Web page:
Grape Crushing Season Napa Valley

Umbrella Kniffin System for Growing Grapes

David Handley: I'm David Handley, with theUniversity of Maine Cooperative Extension, and we're here to talk about pruning grapes.Very simple system for farnorthern production. Here in Maine, we need to protect the vinesas best we can through the winter, but at the same time try to get enough light andexposure to the canes that we're going to get good fruit set, and good fruit quality. One of the systems you can use for labruscatype or concord type grapes, which are the ones that do best here in Maine, which isthe umbrella kniffin. As opposed to the four arm kniffin, the umbrella kniffin puts allof its canes up at the top, or the first year

growth that's going to fruit. What we're talking about with cane growthhere is one yearold growth that has a chocolate brown color, and nice smooth bark with budson it. We're going to be saving four canes, plus the permanent trunk, to give us all ofour fruiting structure. Everything else is going to be coming off of here, and that includesanything that fruited last year. You can tell the two yearold canes, or thecanes that fruited last year, because they'll be thicker, and they'll have gray, peelingbark. All of these are going to come off, and we're going to save the one yearold canewith the chocolate brown color, and the smooth

bark. The first step in pruning is to look at ourpermanent trunk and remove all of the two yearold growth, the growth that fruited lastyear, saving a few canes that we'll be using for fruiting this year. Our first step isto cut some of these off, looking at that older bark there. We just cut that out, getit right out of there. This will open up the planting, and that twoyearold wood is not going to fruit. Unless we take it out, we'll find that our fruitingwood gets further and further away from the trunk. Part of the reason we're pruning isto keep that fruiting wood concentrated right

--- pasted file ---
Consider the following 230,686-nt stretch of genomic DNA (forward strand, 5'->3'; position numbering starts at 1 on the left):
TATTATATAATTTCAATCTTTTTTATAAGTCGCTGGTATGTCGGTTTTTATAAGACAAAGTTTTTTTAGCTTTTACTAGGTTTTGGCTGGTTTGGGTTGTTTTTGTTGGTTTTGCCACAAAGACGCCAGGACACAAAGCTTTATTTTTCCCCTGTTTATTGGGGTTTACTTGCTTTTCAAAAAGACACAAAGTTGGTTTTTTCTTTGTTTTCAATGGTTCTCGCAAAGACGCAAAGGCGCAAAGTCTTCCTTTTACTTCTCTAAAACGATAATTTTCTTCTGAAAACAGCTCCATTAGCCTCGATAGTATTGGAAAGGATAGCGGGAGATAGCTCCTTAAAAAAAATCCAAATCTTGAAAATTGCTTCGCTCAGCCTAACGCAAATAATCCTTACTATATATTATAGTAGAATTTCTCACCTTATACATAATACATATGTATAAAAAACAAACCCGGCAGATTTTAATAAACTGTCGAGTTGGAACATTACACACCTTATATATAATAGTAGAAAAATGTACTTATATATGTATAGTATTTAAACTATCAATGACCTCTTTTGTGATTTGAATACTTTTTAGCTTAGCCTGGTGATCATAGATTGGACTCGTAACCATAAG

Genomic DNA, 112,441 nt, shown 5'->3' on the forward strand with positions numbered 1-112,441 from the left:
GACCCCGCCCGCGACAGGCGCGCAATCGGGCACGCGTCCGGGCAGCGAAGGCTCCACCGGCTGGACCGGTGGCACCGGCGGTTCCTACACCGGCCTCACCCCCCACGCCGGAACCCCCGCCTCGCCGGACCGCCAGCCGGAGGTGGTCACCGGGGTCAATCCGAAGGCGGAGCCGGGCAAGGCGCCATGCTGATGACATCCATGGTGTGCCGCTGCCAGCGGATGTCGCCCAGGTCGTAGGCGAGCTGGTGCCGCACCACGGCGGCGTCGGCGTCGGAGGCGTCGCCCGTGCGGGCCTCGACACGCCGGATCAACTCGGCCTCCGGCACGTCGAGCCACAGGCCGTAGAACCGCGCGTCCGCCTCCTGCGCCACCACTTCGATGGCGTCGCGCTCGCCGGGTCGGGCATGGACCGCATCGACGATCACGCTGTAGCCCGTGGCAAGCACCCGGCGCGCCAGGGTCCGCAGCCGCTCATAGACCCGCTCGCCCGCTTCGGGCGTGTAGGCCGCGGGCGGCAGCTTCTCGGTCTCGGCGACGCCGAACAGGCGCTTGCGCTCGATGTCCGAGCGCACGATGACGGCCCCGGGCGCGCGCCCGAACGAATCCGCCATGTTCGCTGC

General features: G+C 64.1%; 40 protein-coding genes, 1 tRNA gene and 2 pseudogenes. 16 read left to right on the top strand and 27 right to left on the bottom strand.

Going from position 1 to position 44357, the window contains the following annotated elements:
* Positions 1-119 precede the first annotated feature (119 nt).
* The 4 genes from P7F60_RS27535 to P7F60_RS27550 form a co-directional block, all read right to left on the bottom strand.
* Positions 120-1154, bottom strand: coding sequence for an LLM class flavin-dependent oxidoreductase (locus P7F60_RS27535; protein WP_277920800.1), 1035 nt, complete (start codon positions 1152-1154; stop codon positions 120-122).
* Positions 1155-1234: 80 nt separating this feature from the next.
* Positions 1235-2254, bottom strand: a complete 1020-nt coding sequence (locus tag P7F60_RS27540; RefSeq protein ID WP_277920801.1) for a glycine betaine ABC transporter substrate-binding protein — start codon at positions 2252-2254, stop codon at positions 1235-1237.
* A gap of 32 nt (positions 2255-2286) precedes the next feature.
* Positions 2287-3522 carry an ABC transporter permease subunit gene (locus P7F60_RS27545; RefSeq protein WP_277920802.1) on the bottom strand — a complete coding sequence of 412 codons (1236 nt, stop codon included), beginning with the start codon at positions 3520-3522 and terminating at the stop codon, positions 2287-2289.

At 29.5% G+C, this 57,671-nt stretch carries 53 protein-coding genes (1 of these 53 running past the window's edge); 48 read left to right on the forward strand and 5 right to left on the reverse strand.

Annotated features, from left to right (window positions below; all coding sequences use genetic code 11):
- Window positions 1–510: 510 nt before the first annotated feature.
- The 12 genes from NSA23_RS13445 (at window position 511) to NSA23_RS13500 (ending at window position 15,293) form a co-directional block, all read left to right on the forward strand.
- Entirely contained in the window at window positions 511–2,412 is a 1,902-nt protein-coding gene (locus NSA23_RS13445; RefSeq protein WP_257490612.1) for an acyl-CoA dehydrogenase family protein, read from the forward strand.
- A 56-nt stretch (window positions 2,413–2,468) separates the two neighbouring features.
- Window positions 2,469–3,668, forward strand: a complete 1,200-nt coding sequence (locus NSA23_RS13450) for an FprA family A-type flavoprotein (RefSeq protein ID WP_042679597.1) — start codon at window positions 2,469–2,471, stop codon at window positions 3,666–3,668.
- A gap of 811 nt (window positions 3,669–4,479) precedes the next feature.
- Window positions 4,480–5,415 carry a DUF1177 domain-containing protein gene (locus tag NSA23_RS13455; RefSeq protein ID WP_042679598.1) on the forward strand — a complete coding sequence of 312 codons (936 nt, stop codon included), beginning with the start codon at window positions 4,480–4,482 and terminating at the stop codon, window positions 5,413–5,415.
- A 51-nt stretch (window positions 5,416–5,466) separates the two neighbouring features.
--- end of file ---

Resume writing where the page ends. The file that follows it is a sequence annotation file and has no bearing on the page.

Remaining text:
near the trunk. With the umbrella kniffin, which is what we'repruning to here, we're only going to maintain four of those fruiting canes. We want themall concentrated near the top of the trunk, or the top wire on our twowire trellis. We'regoing to take each of the canes that remain behind. As you can see here, here's my nicefruiting cane, smooth bark. All these are buds that are going to breakand give us long, green shoots that will have bunches of grapes on them. We're going todrape them over the top wire, and then we're going to attach them to the bottom wire, togive you that kind of quot;umbrellaquot; look, thus

the name of the system called the quot;umbrellakniffin.quot; Then we're going to cut off the ends of thecanes, so that there's only about 10 buds on each one. We just count those from thetrunk. One, two, three, four, five, six, seven, eight, nine, 10. If I need to leave one ortwo on there to make it reach the bottom wire, that's fine. I'll just go to where I can attachthis to the bottom wire, like that. I need two for the other side, to completeour umbrella. You can see this leaves me with several other fruiting canes, and I need tosave some of those as well, but they don't need to be as long. What I'm calling theseare quot;renewal spurs,quot; because we need the buds

from these shoots to come out and give uscane that we'll be able to put up on the wire next year. For every fruiting cane that I'm leaving behind,I also need to cut some renewal cane, or renewal spurs, to provide us with fruiting wood fornext year. I just cut these back to one or two buds, and if they're not where I wantthem I can cut them off completely. But for every fruiting cane, I need to leave at leastone renewal spur. I tend to leave a couple of extra renewalspurs here in Maine, because I'm very sensitive to the fact that I'm likely to get winterinjury almost every year.

Do Wine Makers Really Walk Over Grapes With Their Feet